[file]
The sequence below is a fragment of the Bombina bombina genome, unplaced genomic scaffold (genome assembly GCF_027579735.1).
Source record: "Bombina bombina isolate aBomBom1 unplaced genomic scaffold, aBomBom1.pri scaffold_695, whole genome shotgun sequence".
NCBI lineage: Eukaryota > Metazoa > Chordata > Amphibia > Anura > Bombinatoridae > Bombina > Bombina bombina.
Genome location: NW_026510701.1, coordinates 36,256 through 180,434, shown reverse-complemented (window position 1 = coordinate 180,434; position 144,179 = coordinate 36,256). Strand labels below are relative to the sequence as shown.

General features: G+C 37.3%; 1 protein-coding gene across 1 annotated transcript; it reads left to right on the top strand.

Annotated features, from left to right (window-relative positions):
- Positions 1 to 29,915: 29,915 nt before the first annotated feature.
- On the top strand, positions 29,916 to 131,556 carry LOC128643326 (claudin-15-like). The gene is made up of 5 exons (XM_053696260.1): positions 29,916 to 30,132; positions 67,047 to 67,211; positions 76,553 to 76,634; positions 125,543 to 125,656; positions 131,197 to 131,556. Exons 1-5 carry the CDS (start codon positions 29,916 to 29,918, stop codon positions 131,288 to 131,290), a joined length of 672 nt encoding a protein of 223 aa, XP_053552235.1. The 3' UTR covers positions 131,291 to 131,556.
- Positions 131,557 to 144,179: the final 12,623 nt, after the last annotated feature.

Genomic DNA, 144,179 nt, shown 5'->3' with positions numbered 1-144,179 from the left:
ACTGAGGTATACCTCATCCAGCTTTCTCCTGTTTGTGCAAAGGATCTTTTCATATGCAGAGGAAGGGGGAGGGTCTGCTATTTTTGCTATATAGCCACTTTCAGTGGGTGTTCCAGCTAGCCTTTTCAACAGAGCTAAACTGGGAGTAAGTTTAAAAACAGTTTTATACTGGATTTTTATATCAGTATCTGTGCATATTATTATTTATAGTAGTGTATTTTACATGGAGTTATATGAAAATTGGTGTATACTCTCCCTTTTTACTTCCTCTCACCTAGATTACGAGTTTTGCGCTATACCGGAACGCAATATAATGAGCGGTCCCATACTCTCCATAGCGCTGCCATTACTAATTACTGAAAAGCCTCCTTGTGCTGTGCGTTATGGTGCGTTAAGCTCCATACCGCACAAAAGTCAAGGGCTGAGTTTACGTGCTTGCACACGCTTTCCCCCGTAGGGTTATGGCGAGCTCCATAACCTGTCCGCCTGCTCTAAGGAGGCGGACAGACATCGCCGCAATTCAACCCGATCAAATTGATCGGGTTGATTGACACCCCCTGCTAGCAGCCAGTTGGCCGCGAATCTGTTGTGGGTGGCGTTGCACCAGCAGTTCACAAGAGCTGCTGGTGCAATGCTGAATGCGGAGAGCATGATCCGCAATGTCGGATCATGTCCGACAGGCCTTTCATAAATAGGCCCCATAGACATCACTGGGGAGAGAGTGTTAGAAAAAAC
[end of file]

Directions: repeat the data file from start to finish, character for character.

The sequence below is a fragment of the Bombina bombina genome, unplaced genomic scaffold (genome assembly GCF_027579735.1).
Source record: "Bombina bombina isolate aBomBom1 unplaced genomic scaffold, aBomBom1.pri scaffold_695, whole genome shotgun sequence".
NCBI lineage: Eukaryota > Metazoa > Chordata > Amphibia > Anura > Bombinatoridae > Bombina > Bombina bombina.
Genome location: NW_026510701.1, coordinates 36,256 through 180,434, shown reverse-complemented (window position 1 = coordinate 180,434; position 144,179 = coordinate 36,256). Strand labels below are relative to the sequence as shown.

General features: G+C 37.3%; 1 protein-coding gene across 1 annotated transcript; it reads left to right on the top strand.

Annotated features, from left to right (window-relative positions):
- Positions 1 to 29,915: 29,915 nt before the first annotated feature.
- On the top strand, positions 29,916 to 131,556 carry LOC128643326 (claudin-15-like). The gene is made up of 5 exons (XM_053696260.1): positions 29,916 to 30,132; positions 67,047 to 67,211; positions 76,553 to 76,634; positions 125,543 to 125,656; positions 131,197 to 131,556. Exons 1-5 carry the CDS (start codon positions 29,916 to 29,918, stop codon positions 131,288 to 131,290), a joined length of 672 nt encoding a protein of 223 aa, XP_053552235.1. The 3' UTR covers positions 131,291 to 131,556.
- Positions 131,557 to 144,179: the final 12,623 nt, after the last annotated feature.

Genomic DNA, 144,179 nt, shown 5'->3' with positions numbered 1-144,179 from the left:
ACTGAGGTATACCTCATCCAGCTTTCTCCTGTTTGTGCAAAGGATCTTTTCATATGCAGAGGAAGGGGGAGGGTCTGCTATTTTTGCTATATAGCCACTTTCAGTGGGTGTTCCAGCTAGCCTTTTCAACAGAGCTAAACTGGGAGTAAGTTTAAAAACAGTTTTATACTGGATTTTTATATCAGTATCTGTGCATATTATTATTTATAGTAGTGTATTTTACATGGAGTTATATGAAAATTGGTGTATACTCTCCCTTTTTACTTCCTCTCACCTAGATTACGAGTTTTGCGCTATACCGGAACGCAATATAATGAGCGGTCCCATACTCTCCATAGCGCTGCCATTACTAATTACTGAAAAGCCTCCTTGTGCTGTGCGTTATGGTGCGTTAAGCTCCATACCGCACAAAAGTCAAGGGCTGAGTTTACGTGCTTGCACACGCTTTCCCCCGTAGGGTTATGGCGAGCTCCATAACCTGTCCGCCTGCTCTAAGGAGGCGGACAGACATCGCCGCAATTCAACCCGATCAAATTGATCGGGTTGATTGACACCCCCTGCTAGCAGCCAGTTGGCCGCGAATCTGTTGTGGGTGGCGTTGCACCAGCAGTTCACAAGAGCTGCTGGTGCAATGCTGAATGCGGAGAGCATGATCCGCAATGTCGGATCATGTCCGACAGGCCTTTCATAAATAGGCCCCATAGACATCACTGGGGAGAGAGTGTTAGAAAAAAC